Malheur County will begin taking applications Jan. 1 allowing residents to put homes on farmland where they were once prohibited.
In July, Gov. Tina Kotek signed Senate Bill 70, changing the definition of “high-value farmland” to clear the way for more rural housing.
With a new county ordinance in place, those looking for a rezoning of farmland can now get a public hearing before a review board appointed by the Malheur County Court under Senate Bill 16, passed in 2021.
A technical glitch in the legislation nearly stopped the county from moving ahead. State Sen. Lynn Findley, the Vale Republican, proposed a fix that was expected to move quickly through the 2023 Legislature. Instead, it encountered strong opposition that nearly killed the legislation.
Shawna Peterson, executive director of the Eastern Oregon Border Economic Development Board and key to the legislation’s passage, said the county’s planning office would play a significant role in helping interested property owners determine if their land is eligible.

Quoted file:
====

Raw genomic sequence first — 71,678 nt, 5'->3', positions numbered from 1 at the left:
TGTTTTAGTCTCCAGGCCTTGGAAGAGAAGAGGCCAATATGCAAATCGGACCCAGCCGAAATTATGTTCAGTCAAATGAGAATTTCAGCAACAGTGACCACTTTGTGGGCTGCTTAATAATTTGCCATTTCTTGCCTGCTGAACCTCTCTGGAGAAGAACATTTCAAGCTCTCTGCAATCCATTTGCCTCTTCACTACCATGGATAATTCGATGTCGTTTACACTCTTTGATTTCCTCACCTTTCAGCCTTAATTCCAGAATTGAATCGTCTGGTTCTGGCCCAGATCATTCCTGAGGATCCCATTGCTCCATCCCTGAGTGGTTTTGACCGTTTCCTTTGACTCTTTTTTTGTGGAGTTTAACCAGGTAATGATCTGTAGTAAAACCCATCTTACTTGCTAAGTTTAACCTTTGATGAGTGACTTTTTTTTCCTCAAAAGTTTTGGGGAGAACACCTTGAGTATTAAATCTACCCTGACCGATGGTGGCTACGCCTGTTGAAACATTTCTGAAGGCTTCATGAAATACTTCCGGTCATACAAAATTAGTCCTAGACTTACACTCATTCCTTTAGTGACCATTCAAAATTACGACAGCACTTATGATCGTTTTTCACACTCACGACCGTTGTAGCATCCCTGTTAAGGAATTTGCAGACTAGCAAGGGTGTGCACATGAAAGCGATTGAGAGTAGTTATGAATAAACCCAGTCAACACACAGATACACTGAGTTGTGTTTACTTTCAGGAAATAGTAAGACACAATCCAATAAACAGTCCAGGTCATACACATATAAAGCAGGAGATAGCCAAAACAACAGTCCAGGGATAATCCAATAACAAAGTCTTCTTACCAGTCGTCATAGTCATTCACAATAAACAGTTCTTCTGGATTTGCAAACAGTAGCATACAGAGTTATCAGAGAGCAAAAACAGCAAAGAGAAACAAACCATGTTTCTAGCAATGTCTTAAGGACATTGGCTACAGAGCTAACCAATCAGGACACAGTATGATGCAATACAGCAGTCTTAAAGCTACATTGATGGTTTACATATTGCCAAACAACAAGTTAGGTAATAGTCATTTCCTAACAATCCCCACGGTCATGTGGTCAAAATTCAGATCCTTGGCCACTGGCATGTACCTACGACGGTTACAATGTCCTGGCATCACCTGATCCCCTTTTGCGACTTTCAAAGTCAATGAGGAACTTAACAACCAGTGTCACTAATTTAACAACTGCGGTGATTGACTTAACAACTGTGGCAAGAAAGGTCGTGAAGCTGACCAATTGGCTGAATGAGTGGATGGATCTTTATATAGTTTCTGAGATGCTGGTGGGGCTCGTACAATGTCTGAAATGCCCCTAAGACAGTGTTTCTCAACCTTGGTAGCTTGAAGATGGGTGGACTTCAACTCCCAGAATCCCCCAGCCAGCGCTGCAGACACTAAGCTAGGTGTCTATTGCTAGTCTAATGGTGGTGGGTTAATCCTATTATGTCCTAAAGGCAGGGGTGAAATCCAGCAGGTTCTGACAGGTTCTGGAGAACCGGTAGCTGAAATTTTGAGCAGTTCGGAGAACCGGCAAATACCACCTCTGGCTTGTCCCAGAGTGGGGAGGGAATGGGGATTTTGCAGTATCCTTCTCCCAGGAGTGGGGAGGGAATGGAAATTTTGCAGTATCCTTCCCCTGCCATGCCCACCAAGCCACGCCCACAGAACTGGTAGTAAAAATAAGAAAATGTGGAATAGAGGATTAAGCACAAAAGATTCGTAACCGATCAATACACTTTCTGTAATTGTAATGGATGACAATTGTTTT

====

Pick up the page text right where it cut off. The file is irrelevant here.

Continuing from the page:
Eric Evans, Malheur County planning director, said that beginning Dec. 1, his office will take appointments from interested landowners to determine if a parcel is eligible.
Under the new law, agriculture land considered for such housing must not have been farmed in the past three years and not be rated high-value farmland with premium soils.
Under the law, any request to rezone such farmland for housing rezoning must be considered by newly-appointed board that includes Peterson, farmer Bill Buhrig, Commissioner Ron Jacobs, and Chad Gerulf, representing the Malheur County Planning Commission. Buhrig will chair the board.
Evans said 200 acres are available for rezoning. He said that means there is a maximum of 100 lots with a two-acre minimum.
According to Evans, if the board has applications to review, the review board will meet in February. So far, Evans said about 12 people have indicated an interest in using the new zoning process.
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